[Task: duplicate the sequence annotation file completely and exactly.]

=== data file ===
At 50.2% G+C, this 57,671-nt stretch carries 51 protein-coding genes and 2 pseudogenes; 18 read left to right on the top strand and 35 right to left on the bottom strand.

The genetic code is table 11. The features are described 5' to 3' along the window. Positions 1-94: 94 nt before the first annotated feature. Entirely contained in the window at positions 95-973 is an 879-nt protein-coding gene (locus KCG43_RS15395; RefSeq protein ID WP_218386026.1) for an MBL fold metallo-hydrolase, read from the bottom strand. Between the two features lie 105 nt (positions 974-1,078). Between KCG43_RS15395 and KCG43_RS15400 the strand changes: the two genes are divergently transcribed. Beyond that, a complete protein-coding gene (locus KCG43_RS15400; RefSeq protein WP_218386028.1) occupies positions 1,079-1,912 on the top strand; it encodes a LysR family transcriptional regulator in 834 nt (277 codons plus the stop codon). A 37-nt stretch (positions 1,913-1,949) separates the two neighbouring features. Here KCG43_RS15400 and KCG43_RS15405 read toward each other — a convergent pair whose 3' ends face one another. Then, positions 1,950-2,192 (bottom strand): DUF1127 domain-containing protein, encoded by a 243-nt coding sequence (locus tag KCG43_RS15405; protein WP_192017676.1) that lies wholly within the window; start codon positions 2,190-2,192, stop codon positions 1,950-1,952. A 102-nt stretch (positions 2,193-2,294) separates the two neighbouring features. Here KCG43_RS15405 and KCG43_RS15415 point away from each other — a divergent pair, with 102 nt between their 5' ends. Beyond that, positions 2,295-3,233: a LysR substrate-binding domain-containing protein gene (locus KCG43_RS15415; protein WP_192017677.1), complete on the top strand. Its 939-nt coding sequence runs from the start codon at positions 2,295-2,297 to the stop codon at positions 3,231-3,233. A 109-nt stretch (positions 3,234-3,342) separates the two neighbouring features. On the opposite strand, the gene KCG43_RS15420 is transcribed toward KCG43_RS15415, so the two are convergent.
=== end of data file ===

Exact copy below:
At 50.2% G+C, this 57,671-nt stretch carries 51 protein-coding genes and 2 pseudogenes; 18 read left to right on the top strand and 35 right to left on the bottom strand.

The genetic code is table 11. The features are described 5' to 3' along the window. Positions 1-94: 94 nt before the first annotated feature. Entirely contained in the window at positions 95-973 is an 879-nt protein-coding gene (locus KCG43_RS15395; RefSeq protein ID WP_218386026.1) for an MBL fold metallo-hydrolase, read from the bottom strand. Between the two features lie 105 nt (positions 974-1,078). Between KCG43_RS15395 and KCG43_RS15400 the strand changes: the two genes are divergently transcribed. Beyond that, a complete protein-coding gene (locus KCG43_RS15400; RefSeq protein WP_218386028.1) occupies positions 1,079-1,912 on the top strand; it encodes a LysR family transcriptional regulator in 834 nt (277 codons plus the stop codon). A 37-nt stretch (positions 1,913-1,949) separates the two neighbouring features. Here KCG43_RS15400 and KCG43_RS15405 read toward each other — a convergent pair whose 3' ends face one another. Then, positions 1,950-2,192 (bottom strand): DUF1127 domain-containing protein, encoded by a 243-nt coding sequence (locus tag KCG43_RS15405; protein WP_192017676.1) that lies wholly within the window; start codon positions 2,190-2,192, stop codon positions 1,950-1,952. A 102-nt stretch (positions 2,193-2,294) separates the two neighbouring features. Here KCG43_RS15405 and KCG43_RS15415 point away from each other — a divergent pair, with 102 nt between their 5' ends. Beyond that, positions 2,295-3,233: a LysR substrate-binding domain-containing protein gene (locus KCG43_RS15415; protein WP_192017677.1), complete on the top strand. Its 939-nt coding sequence runs from the start codon at positions 2,295-2,297 to the stop codon at positions 3,231-3,233. A 109-nt stretch (positions 3,234-3,342) separates the two neighbouring features. On the opposite strand, the gene KCG43_RS15420 is transcribed toward KCG43_RS15415, so the two are convergent.